I put a cotton ball and some duct tape around it, and it stopped.
We set to our task with a deliberate gentleness, dabbing with cloths, cotton, swabs.
And as with his war service, cotton plays the plainspoken farm-boy angle for all its worth.
Later, scores of black men roll giant bushels of cotton onto a steamboat.
Leon glanced at Butch, who made eye contact, then gazed at the cotton fields.
Anciently, it had been to Europe what cotton was to the Mexico of the Aztecs.
In the interior of the huts were suspended hammocks made of cotton.
The official answer is that the tourist-traffic is a flea-bite compared with the cotton industry.
For it must be confessed that cotton Mather was a confirmed bait-fisherman.
The Bokharians also import large quantities of cotton, partly raw and partly spun.
late 13c., from Old French coton (12c.), ultimately (via Provençal, Italian, or Old Spanish) from Arabic qutn, a word perhaps of Egyptian origin. Philip Miller of the Chelsea Physic Garden sent the first cotton seeds to American colony of Georgia in 1732. Also ultimately from the Arabic word, Dutch katoen, German Kattun, Provençal coton, Italian cotone, Spanish algodon, Portuguese algodão. Cotton gin is recorded from 1794 (see gin (n.2)).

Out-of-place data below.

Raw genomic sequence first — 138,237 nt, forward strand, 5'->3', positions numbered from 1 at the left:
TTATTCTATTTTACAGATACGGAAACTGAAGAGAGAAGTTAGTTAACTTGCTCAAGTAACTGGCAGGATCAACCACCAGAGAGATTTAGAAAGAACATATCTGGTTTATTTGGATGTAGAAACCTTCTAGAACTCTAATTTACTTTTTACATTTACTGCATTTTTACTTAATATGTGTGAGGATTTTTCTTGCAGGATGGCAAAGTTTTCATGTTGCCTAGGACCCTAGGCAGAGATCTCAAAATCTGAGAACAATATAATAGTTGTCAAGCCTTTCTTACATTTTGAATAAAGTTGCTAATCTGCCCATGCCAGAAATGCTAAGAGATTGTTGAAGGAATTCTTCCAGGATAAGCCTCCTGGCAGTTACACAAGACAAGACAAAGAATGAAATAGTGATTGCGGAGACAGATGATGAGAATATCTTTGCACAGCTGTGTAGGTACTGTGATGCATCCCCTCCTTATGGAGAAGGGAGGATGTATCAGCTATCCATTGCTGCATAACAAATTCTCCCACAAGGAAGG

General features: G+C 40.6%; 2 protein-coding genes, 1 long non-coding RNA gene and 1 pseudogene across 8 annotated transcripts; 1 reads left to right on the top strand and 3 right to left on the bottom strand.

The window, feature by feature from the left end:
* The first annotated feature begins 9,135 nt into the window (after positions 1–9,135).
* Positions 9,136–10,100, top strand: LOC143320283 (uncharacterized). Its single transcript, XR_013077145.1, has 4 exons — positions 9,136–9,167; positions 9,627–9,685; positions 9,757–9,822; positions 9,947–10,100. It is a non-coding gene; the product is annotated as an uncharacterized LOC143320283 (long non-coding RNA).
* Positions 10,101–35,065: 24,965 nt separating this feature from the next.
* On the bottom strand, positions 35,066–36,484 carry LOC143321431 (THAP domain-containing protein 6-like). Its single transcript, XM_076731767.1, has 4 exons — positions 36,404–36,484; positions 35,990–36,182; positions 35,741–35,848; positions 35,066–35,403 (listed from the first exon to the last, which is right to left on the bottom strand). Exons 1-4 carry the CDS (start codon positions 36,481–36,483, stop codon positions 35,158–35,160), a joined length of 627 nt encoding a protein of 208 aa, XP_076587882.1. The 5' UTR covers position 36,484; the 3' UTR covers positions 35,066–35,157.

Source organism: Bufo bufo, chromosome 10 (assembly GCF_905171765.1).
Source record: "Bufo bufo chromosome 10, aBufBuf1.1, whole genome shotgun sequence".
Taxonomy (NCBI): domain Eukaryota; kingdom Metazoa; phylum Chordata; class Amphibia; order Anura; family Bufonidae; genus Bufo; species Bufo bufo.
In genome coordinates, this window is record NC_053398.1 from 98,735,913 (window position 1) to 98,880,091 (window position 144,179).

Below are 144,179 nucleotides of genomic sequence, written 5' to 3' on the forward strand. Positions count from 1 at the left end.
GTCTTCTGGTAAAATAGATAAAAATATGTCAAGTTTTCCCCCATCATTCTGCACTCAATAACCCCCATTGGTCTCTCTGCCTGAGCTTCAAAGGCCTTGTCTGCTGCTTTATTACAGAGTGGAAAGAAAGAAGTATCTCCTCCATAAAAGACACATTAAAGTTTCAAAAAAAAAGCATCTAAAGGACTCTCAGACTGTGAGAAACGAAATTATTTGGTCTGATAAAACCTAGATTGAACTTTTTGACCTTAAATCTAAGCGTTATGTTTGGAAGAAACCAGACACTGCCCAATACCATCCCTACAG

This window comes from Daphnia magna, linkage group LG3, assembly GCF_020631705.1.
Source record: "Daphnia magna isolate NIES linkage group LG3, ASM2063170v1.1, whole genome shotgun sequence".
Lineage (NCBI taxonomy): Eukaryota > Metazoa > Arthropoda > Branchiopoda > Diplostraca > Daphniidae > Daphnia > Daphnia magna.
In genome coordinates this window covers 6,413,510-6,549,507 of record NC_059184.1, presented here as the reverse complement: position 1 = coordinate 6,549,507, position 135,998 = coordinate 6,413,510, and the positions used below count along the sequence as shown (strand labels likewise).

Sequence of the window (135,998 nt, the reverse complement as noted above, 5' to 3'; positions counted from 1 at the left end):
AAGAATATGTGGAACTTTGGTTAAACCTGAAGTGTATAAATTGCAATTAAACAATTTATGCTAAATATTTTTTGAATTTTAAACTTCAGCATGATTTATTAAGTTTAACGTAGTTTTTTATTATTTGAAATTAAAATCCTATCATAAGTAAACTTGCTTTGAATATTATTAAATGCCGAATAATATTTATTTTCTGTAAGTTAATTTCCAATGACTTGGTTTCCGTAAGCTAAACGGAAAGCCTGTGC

"to get on with" someone (usually with to), 1560s, perhaps from Welsh cytuno "consent, agree." But perhaps also a metaphor from cloth finishing and thus from cotton (n.). Related: Cottoned; cottoning.